Former U.S. Bank Risk Officer Fined $450K for AML Compliance Failures

Former U.S. Bank Risk Officer Fined $450K for AML Compliance Failures

The Financial Crimes Enforcement Network (FinCEN) has assessed a $450,000 civil money penalty against Michael LaFontaine, former chief operational risk officer at U.S. Bank, for his failure to prevent violations of the Bank Secrecy Act (BSA) during his tenure.

According to the FinCEN order, Michael LaFontaine at various times had responsibility for overseeing U.S. Bank’s anti-money laundering (AML) compliance function. During his time with the bank, LaFontaine held roles of increasing responsibility, as chief compliance officer from 2005 through 2010, followed by senior vice president and deputy risk officer, and finally to executive vice president (EVP) and chief operational risk officer.

In his role as EVP and chief operational risk officer, LaFontaine reported directly to the chief executive officer and had direct communications with the board of directors. As chief operational risk officer, he oversaw the bank’s AML compliance department, with supervisory responsibility over the bank’s CCO, AML officer, and AML staff.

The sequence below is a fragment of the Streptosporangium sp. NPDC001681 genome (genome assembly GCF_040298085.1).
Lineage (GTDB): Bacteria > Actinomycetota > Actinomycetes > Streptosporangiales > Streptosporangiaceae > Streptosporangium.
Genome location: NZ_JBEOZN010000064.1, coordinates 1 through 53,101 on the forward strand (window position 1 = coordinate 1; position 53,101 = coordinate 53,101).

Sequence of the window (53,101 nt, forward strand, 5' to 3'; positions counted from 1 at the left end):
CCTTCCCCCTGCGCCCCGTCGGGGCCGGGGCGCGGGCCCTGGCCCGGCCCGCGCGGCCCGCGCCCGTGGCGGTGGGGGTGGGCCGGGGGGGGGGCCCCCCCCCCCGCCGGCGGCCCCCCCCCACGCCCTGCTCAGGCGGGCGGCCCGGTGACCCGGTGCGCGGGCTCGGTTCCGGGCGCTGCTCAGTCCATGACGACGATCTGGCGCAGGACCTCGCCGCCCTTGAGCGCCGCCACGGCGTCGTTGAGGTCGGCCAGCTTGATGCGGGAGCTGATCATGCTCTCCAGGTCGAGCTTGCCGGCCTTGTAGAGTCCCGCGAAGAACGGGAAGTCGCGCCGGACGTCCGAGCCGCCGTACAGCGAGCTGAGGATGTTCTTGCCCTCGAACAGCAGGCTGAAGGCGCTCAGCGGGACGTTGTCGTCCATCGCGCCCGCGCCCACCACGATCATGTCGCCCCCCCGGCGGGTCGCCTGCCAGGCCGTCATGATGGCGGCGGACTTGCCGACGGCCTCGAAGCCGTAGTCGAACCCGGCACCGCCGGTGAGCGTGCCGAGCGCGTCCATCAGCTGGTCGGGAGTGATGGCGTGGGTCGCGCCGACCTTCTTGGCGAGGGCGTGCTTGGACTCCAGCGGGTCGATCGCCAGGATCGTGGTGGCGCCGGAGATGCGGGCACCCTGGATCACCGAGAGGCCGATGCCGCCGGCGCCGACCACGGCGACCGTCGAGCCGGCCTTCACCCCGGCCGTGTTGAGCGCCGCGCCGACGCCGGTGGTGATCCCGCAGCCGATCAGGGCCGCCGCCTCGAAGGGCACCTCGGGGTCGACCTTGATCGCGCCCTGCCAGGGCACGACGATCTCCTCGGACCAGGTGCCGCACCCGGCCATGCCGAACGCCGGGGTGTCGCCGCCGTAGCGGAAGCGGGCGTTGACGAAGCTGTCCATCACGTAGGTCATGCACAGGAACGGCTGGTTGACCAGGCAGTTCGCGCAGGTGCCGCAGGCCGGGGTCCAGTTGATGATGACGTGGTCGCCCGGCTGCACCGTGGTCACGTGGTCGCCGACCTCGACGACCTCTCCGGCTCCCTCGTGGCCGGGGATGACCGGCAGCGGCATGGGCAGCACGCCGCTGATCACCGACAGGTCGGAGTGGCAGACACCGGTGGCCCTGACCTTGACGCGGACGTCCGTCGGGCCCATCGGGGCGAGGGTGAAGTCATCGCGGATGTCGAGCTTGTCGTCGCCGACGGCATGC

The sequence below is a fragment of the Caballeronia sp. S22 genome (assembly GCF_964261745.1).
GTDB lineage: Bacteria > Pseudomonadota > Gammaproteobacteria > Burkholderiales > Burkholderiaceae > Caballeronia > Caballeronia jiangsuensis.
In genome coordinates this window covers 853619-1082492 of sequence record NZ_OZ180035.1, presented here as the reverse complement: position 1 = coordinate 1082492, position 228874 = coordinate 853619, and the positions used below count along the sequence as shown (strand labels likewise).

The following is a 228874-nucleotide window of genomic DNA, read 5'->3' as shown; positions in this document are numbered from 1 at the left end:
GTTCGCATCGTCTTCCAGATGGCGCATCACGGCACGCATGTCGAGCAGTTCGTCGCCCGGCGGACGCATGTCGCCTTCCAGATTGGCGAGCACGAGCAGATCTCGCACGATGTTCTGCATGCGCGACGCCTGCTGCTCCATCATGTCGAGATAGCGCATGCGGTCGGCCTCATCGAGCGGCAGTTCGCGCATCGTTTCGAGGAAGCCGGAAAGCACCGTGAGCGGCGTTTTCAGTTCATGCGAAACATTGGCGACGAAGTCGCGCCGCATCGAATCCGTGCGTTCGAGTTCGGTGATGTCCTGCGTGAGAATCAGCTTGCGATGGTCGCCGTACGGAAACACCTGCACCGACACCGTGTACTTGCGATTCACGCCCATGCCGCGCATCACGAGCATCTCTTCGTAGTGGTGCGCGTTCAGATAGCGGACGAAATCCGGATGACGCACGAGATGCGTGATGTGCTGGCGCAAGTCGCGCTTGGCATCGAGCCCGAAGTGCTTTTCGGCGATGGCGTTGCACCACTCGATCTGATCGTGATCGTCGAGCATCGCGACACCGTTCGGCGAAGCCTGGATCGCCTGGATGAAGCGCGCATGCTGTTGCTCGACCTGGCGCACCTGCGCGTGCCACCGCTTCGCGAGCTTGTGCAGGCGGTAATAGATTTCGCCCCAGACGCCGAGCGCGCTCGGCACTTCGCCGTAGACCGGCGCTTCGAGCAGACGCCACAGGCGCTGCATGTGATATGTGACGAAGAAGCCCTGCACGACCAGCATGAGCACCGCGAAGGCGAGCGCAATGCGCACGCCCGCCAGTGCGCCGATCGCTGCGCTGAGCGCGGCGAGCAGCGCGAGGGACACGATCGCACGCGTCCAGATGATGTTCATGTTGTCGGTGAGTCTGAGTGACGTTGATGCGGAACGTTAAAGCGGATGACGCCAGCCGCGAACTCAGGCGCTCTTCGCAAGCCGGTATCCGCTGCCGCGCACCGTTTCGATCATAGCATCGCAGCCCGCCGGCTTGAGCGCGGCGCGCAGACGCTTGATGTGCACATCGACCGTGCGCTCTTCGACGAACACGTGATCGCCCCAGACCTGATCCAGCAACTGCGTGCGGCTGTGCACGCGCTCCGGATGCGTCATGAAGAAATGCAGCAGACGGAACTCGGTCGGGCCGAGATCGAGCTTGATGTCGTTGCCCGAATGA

Although U.S. Bank used automated transaction monitoring software to spot suspicious activity, FinCEN said, the bank capped the number of alerts generated, limiting the ability of law enforcement to target criminal activity. In addition, the bank failed to staff a compliance function with enough people to review alerts.  “Mr. LaFontaine was warned by his subordinates and by regulators that capping the number of alerts was dangerous and ill-advised,” said Kenneth Blanco, FinCEN director.

Because of his oversight roles, the complaint alleges, LaFontaine shared responsibility for the bank’s violations of the requirements to implement and maintain an effective AML compliance program and file in a timely manner Suspicious Activity Reports (SARs), as required by the BSA. In 2018, FinCEN, with the Office of the Comptroller of the Currency (OCC) and the Department of Justice, issued a $185 million civil money penalty against U.S. Bank for its role in these violations.

The assessment is only the second time FinCEN has assessed a civil money penalty against an individual for BSA violations based on alleged shortcomings of the AML program that the individual was charged with overseeing.

March 16th, 2020|